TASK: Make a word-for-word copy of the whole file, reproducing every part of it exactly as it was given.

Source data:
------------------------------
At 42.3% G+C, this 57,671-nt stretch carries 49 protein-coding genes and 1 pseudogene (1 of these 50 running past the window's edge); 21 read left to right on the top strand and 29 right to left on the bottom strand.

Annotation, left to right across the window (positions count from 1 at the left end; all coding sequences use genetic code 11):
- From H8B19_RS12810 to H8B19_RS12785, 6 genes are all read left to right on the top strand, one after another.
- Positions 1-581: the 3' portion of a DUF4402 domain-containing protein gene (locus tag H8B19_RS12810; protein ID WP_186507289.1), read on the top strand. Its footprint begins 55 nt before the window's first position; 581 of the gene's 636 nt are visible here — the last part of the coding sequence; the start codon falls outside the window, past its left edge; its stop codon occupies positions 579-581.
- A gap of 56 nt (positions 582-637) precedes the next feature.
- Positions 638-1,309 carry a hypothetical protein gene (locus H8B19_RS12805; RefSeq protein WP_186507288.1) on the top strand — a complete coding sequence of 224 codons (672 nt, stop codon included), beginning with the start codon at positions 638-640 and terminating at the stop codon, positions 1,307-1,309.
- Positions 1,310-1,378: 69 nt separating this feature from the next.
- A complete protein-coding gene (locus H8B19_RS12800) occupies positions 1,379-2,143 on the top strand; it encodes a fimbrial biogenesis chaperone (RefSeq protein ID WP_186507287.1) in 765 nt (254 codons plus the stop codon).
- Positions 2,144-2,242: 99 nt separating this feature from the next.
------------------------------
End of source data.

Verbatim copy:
At 42.3% G+C, this 57,671-nt stretch carries 49 protein-coding genes and 1 pseudogene (1 of these 50 running past the window's edge); 21 read left to right on the top strand and 29 right to left on the bottom strand.

Annotation, left to right across the window (positions count from 1 at the left end; all coding sequences use genetic code 11):
- From H8B19_RS12810 to H8B19_RS12785, 6 genes are all read left to right on the top strand, one after another.
- Positions 1-581: the 3' portion of a DUF4402 domain-containing protein gene (locus tag H8B19_RS12810; protein ID WP_186507289.1), read on the top strand. Its footprint begins 55 nt before the window's first position; 581 of the gene's 636 nt are visible here — the last part of the coding sequence; the start codon falls outside the window, past its left edge; its stop codon occupies positions 579-581.
- A gap of 56 nt (positions 582-637) precedes the next feature.
- Positions 638-1,309 carry a hypothetical protein gene (locus H8B19_RS12805; RefSeq protein WP_186507288.1) on the top strand — a complete coding sequence of 224 codons (672 nt, stop codon included), beginning with the start codon at positions 638-640 and terminating at the stop codon, positions 1,307-1,309.
- Positions 1,310-1,378: 69 nt separating this feature from the next.
- A complete protein-coding gene (locus H8B19_RS12800) occupies positions 1,379-2,143 on the top strand; it encodes a fimbrial biogenesis chaperone (RefSeq protein ID WP_186507287.1) in 765 nt (254 codons plus the stop codon).
- Positions 2,144-2,242: 99 nt separating this feature from the next.